When it comes to disciplinary hearings, there are certain procedures your employer should follow. Before taking any disciplinary action, your employer should first meet with you to discuss the problem and raise their concerns. Your employer may then call a disciplinary meeting, also called a hearing. During this meeting, the employer should explain the complaint against you, look at and go through the evidence presented, and give you a chance to tell your side of the story.
You have the right to have someone accompany you to your disciplinary hearing, though normally you will need to tell your employer about this first. This person can either be a colleague, a trade union representative, or a trade union official. If you can’t find a colleague to accompany you and you’re not a member of a union, you may also be able to bring a family member or a Citizen’s Advice Bureau worker – though your employer does not have to agree to this (unless their consent is stipulated in your contract.)
Possible outcomes of your hearing could be no action, a written warning, a final warning, a demotion or a dismissal. Disciplinary procedures as part of your employment contract must be followed, and if your employer includes procedures in your contract and then does not follow them you could sue for breach of contract.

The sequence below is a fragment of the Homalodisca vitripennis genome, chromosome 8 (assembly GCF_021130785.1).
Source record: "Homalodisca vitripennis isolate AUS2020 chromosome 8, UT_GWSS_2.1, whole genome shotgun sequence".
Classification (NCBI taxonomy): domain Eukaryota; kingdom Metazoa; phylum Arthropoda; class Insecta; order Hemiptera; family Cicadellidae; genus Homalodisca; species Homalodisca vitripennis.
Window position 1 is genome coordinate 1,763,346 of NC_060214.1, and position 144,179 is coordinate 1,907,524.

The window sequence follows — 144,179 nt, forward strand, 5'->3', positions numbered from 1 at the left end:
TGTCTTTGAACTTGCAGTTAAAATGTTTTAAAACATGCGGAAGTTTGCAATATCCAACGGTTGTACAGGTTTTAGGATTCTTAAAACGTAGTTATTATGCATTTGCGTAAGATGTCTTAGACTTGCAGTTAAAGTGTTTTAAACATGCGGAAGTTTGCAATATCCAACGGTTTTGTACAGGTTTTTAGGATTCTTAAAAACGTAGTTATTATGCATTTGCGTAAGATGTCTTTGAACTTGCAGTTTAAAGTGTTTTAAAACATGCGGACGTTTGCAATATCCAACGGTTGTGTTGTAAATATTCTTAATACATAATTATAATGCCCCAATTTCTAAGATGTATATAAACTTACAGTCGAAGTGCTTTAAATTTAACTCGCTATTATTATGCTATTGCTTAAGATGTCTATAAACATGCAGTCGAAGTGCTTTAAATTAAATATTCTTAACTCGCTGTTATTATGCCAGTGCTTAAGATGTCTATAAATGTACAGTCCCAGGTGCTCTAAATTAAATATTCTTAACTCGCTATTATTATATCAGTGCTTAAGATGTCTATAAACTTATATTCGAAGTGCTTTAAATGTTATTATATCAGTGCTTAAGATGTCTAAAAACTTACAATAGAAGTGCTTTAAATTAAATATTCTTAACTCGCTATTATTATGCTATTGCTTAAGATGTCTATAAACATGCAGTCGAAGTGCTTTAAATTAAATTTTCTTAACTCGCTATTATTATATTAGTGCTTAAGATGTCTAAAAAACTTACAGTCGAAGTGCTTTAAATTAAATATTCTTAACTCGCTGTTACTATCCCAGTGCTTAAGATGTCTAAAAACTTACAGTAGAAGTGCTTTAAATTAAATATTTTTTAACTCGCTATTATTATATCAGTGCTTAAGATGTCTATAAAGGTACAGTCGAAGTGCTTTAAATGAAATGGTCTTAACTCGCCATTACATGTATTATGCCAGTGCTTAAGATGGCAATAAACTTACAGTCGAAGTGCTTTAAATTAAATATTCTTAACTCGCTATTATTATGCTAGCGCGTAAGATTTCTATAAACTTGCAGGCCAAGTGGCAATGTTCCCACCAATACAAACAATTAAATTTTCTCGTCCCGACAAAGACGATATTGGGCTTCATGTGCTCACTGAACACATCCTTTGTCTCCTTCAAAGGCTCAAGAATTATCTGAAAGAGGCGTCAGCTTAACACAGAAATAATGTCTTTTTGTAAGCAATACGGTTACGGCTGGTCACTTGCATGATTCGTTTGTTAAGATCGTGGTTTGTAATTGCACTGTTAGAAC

For a confidential, no-obligation chat please get in touch with our Employment Law department
A grievance complaint is a complaint made by you, against your employer, when you are unsatisfied with the informal way your company has tried to solve your problem. However, you should try to solve your problem informally before following the grievance procedure. There should somewhere be a grievance procedure written by your employer with instructions you need to follow, likely to be in your contract or in your employment handbook, or possibly on your company’s intranet website. The procedure should include writing a letter to your employer stating the details of your grievance, followed by a meeting with your employer to discuss the issue.
For further information or to discuss your case with our team of legal experts call us on 0161 402 0213.
GET IN TOUCH
If you require any further assistance from a legal representative, please do not hesitate to get in touch on 0161 402 0213, email firstname.lastname@example.org contact us online.
0161 402 0213 email@example.com